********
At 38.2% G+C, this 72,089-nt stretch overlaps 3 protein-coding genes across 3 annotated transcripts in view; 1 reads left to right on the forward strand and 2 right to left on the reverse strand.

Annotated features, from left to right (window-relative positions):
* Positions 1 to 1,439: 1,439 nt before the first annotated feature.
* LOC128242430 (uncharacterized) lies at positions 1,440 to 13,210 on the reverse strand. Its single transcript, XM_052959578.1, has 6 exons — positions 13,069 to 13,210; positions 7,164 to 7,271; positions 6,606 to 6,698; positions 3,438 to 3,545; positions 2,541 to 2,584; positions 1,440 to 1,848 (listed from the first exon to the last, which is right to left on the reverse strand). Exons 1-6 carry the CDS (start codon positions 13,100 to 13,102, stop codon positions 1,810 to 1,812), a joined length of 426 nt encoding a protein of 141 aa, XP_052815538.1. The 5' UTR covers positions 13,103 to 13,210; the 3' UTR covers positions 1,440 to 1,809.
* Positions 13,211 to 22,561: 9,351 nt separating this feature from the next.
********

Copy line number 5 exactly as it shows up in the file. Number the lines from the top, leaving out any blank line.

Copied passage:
* Positions 13,211 to 22,561: 9,351 nt separating this feature from the next.